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Calculate the toughness of a graph

asked 2024-03-03 14:08:12 +0200

licheng gravatar image

updated 2024-03-04 06:27:29 +0200

Let $G$ be a graph. Toughness is defined as $$ t(G)=\min _S \frac{|S|}{c(G-S)} $$ where $c$ is the number of connected components and the minimum is taken over all vertex cuts $S$ of $G$ (Graph toughness was first introduced by Václav Chvátal (1973)).

Based on the definition, I have written a code that relies mainly on third-party libraries networkx and itertools. I'm wondering if there is hope to improve its efficiency in the Sage or Python environment.

#Import the networkx library
import networkx as nx
# Import the combinations function from itertools
from itertools import combinations

def is_vertex_cut(G, vertex_cut):
    # Create a copy of the graph
    H = G.copy()
    # Remove the nodes from the given set
    # Check the connectivity of the graph
    return not nx.is_connected(H)

def toughness(G):
    nodes = G.nodes()
    order = G.number_of_nodes() - 2
    vertex_conn = nx.node_connectivity(G)
    min_toughness = float('inf')  # Initialize the minimum toughness to positive infinity
    for r in range(vertex_conn, order):
        for j in combinations(nodes, r):
            if is_vertex_cut(G, j):
                # Create a copy of the graph
                H = G.copy()
                # Remove the nodes from the given set
                # Calculate the number of connected components in (G-j)
                num_connected_components = nx.number_connected_components(H)
                toughness_value = r / num_connected_components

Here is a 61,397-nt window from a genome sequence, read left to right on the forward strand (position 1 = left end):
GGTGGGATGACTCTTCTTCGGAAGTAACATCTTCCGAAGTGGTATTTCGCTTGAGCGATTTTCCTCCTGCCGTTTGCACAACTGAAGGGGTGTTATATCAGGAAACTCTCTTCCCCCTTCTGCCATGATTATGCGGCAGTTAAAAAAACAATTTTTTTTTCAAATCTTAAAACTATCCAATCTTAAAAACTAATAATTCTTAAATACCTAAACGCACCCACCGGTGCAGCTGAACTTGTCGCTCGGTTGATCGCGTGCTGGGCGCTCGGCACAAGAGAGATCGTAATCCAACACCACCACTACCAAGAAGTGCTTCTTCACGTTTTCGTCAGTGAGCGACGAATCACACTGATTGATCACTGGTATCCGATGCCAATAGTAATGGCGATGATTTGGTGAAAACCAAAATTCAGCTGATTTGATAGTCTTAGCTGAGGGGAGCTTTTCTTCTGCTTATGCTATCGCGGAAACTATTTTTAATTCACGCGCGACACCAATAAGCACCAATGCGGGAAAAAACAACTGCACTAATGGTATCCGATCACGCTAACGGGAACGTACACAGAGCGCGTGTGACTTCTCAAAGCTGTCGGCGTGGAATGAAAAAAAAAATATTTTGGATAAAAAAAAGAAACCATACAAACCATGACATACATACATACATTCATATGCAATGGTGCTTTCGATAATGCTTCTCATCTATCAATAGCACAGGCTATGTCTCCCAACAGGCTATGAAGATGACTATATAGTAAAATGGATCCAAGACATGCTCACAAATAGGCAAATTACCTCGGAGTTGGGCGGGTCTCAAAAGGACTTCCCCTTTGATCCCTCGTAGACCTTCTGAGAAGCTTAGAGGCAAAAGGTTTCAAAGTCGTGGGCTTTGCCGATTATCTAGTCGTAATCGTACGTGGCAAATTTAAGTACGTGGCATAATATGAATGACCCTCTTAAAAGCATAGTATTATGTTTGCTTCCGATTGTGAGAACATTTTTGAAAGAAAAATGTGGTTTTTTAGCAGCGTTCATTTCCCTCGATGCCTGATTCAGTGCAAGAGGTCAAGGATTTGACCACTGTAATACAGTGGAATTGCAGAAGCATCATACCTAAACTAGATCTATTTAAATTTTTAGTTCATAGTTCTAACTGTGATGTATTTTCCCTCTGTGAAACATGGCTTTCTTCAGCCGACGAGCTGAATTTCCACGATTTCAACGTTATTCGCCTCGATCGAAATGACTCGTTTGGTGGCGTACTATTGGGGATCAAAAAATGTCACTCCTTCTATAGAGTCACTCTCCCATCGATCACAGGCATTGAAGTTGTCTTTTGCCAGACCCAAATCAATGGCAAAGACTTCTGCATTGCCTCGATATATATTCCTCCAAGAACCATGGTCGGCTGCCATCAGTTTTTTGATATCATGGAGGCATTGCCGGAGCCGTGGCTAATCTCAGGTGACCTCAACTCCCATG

# Update the toughness value
                min_toughness = min(min_toughness, toughness_value)

    # Return the minimum toughness value
    return min_toughness

# Test code
G = nx.cycle_graph(20)

# # G = nx.Graph()
# # G.add_nodes_from([1, 2, 3, 4, 5, 6])
# # G.add_edges_from([(1, 2), (2, 3), (3, 4), (4, 5), (5, 6), (6, 1)])

min_toughness = toughness(G)
print("toughness:", min_toughness)

Then it gives us the following output:

toughness: 1.0

(run 166.5s)

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1 Answer

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answered 2024-03-03 16:34:58 +0200

Max Alekseyev gravatar image

I'm not sure if the following code is any faster, but it's purely in Sage without using any additional modules:

def remove_cc(G,S):
    H = G.copy()
    return H.connected_components_number()

def toughness(G):
    return min(len(S)/c for S in Subsets(G.vertices()) if (c:=remove_cc(G,S))>=2)

print( toughness(graphs.CycleGraph(20)) )
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Good! It takes 116s in my computer for the graph CycleGraph(20). When connectivity $k$ is relatively large, excluding subsets smaller than $k$ first theoretically leads to higher efficiency.

licheng gravatar imagelicheng ( 2024-03-04 06:24:02 +0200 )edit

You can use the lowerbounds from $t(G) \geq \frac{\mu_n\mu_2}{n(\mu_n - \delta)}$ and $t(G)\geq \frac{\mu_2}{\mu_n - \mu_2}$, where $\delta$ is the minimum degree of the graph and $\mu_i$ is the $i$th smallest eigenvalue of the Laplacian matrix of the graph.

David Coudert gravatar imageDavid Coudert ( 2024-03-04 11:04:46 +0200 )edit

To count the number of connected components in G-S, the following method avoids a copy of the graph and is faster. I obtain the solution in 16s instead of 50s on my laptop for the graph CycleGraph(20).

def remove_cc(G, S):
    Return the number of connected components in `G-S`.
    seen = set(S)
    nb_cc = 0
    for u in G:
        if u in seen:
        # Explore the connected component containing u
        nb_cc += 1
        CC = [u]
        while CC:
            v = CC.pop()
            for w in G.neighbor_iterator(v):
                if w not in seen:
    return nb_cc
David Coudert gravatar imageDavid Coudert ( 2024-03-04 11:23:54 +0200 )edit

Nice! Thank you. I didn't expect to spend so much time in copy a graph. I originally thought iterating through subsets would take a lot of time in this instance, and the time spent on the remaining code steps is negligible, it seems I was mistaken.

licheng gravatar imagelicheng ( 2024-03-05 03:26:29 +0200 )edit

Improving a method that is called many many times makes a difference. However, it would be better to reduce the number of subsets to consider.

David Coudert gravatar imageDavid Coudert ( 2024-03-05 09:15:33 +0200 )edit

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Asked: 2024-03-03 14:08:12 +0200

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Last updated: Mar 04